77      putchar('\n');
78      ec = ff_fclose(file);
79      configASSERT(!ec);

which produces:

53: ff_feof(): 0
54: ff_ftell(): 0

Hmm, “If the file already exists then new data will be appended to the end of the file.”, but apparently the “current read/write position of an open file” is 0 in this case.

59: ff_feof(): 1
60: ff_ftell(): 16

So, now I’ve written 8 bytes (from a read/write position 0) and now I’m at 16? I mean, I should be, if the file is really opened for append, but how was the position 0 when I started?

63: ff_feof(): 1
64: ff_ftell(): 16

FF_SEEK_END made no difference, as expected.

66: ff_feof(): 0
67: ff_ftell(): 0
111111122222222

If I ff_rewind(), I’m back to a new position 0, apparently, and I can read all 16 bytes.

This caused a bug for me when I relied on ff_ftell() to determine whether a file opened in mode “a+” was already existing (and new data will be appended to the end of the file) or it was newly created and empty. (ff_feof() is no more helpful in this case).

I’ve gotten in the habit of putting an ff_fseek( file, 0, FF_SEEK_END ) before every ff_ftell().

If I read this correctly, the anomaly seems to be opening a file with a+ and then calling ff_tell() is reporting the position as 0, whereas it should be [in your posted case] 8. Is that correct, or are there other anomalies?

I just tried this on Windows using Visual studio and the Windows file system and got the same results as yourself - so the +FAT file system seems to be consistent with the Windows file system - so what you are seeing, if I understand it correctly, is probably the expected behaviour. The code I ran was:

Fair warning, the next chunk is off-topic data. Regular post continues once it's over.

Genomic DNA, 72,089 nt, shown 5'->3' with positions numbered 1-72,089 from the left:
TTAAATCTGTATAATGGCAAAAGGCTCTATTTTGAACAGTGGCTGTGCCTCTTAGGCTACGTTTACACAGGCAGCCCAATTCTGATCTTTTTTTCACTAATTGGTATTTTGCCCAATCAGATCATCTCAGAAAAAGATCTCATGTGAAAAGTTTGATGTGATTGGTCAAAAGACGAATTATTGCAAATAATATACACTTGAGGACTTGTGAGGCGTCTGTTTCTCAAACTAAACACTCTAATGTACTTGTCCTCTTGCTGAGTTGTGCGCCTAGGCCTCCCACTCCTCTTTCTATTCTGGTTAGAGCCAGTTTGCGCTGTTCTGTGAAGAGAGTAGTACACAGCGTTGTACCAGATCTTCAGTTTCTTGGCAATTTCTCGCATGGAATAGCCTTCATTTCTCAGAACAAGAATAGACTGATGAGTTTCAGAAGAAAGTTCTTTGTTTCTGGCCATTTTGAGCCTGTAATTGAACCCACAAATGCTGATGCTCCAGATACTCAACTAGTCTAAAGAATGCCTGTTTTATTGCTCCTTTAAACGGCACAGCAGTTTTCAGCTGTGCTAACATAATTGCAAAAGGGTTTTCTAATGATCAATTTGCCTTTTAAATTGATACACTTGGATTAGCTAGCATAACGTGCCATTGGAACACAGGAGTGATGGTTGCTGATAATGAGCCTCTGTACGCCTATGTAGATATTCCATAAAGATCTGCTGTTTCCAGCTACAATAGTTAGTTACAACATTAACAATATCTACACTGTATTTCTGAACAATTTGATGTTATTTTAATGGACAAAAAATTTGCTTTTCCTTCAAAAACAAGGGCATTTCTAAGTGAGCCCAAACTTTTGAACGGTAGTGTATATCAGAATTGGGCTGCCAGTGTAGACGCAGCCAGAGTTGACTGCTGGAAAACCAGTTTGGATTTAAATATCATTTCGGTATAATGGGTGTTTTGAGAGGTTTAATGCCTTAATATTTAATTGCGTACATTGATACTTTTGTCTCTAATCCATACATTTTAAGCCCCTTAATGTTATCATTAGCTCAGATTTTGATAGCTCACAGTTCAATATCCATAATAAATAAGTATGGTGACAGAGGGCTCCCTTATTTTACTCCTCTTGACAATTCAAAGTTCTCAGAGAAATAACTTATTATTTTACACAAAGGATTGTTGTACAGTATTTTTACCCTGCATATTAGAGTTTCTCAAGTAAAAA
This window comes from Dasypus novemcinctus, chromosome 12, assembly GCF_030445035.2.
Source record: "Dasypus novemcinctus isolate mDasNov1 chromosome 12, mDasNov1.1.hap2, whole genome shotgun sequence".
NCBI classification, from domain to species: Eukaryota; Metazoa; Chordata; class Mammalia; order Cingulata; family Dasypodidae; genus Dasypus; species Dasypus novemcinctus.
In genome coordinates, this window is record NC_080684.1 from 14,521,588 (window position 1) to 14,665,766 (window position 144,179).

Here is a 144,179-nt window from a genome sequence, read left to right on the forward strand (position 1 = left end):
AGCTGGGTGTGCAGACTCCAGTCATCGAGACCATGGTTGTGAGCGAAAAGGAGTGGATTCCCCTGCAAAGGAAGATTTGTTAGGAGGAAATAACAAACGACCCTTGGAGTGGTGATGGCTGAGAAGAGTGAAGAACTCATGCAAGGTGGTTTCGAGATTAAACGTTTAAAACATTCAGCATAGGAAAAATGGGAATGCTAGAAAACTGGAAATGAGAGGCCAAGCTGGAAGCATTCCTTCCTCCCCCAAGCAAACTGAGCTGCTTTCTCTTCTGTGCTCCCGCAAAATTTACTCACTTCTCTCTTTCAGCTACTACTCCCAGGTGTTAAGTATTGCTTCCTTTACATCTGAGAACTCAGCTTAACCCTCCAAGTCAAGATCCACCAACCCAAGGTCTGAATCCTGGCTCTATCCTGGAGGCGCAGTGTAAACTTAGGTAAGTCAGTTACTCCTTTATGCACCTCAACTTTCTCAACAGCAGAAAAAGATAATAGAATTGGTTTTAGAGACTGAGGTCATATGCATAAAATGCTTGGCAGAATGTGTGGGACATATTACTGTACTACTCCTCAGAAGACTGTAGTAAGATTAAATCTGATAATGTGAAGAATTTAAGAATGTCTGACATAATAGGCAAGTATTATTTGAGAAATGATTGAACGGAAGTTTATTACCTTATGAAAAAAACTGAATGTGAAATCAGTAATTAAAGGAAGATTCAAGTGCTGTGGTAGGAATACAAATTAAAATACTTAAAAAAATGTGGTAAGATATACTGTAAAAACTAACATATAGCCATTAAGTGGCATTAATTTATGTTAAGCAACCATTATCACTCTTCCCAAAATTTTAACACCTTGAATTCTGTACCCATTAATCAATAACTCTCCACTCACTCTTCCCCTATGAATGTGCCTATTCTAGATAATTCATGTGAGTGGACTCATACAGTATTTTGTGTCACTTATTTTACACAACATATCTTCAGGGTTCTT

FILE *f;
char buffer[ 8 ] = { 0 };

	f = fopen( "c:/temp/delete/myfile.txt", "w" );
	configASSERT( f );

	printf( "ftell for new file = %d\r\n", ftell( f ) );
	fwrite( buffer, sizeof( buffer ), 1, f );
	printf( "ftell after writing 8 bytes = %d\r\n", ftell( f ) );
	fclose( f );

	f = fopen( "c:/temp/delete/myfile.txt", "a+" );
	configASSERT( f );
	printf( "ftell for reopened file = %d\r\n", ftell( f ) );
	fwrite( buffer, sizeof( buffer ), 1, f );
	printf( "ftell after writing another 8 bytes = %d\r\n", ftell( f ) );
	fclose( f );

and the output I received was:

ftell for new file = 0
ftell after writing 8 bytes = 8
ftell for reopened file = 0
ftell after writing another 8 bytes = 16

The point to note being when I opened the file again with “a+” and did an ftell(), the returned value was 0, but after writing another 8 bytes, the returned value was 16.

@rtel : thanks for trying it out under Windows.

I think the behaviour is in line with the definition of the “a+” flag that I found here:

“a+” append/update:
Open a file for update (both for input and output) with all output operations
writing data at the end of the file. Repositioning operations (fseek, fsetpos,
rewind) affects the next input operations, but output operations move the
position back to the end of file. The file is created if it does not exist.

It means that a seek takes place implicitly before every output operation, i.e. ff_write(), and not after opening the file.
If you read from the file, the initial position will be zero.

I’ve gotten in the habit of putting an ff_fseek( file, 0, FF_SEEK_END )
before every ff_ftell().

Calling ff_fseek() is only necessary right after opening a file, and also after reading from the file in “append/update” mode.
Once you start appending data, the current file position will be at the end of the file.

Thanks, Richard and Hein!

I learn something new every day. I was expecting ftell() to give me an absolute offset from the beginning of the file at all times, but it looks like that expectation was wrong.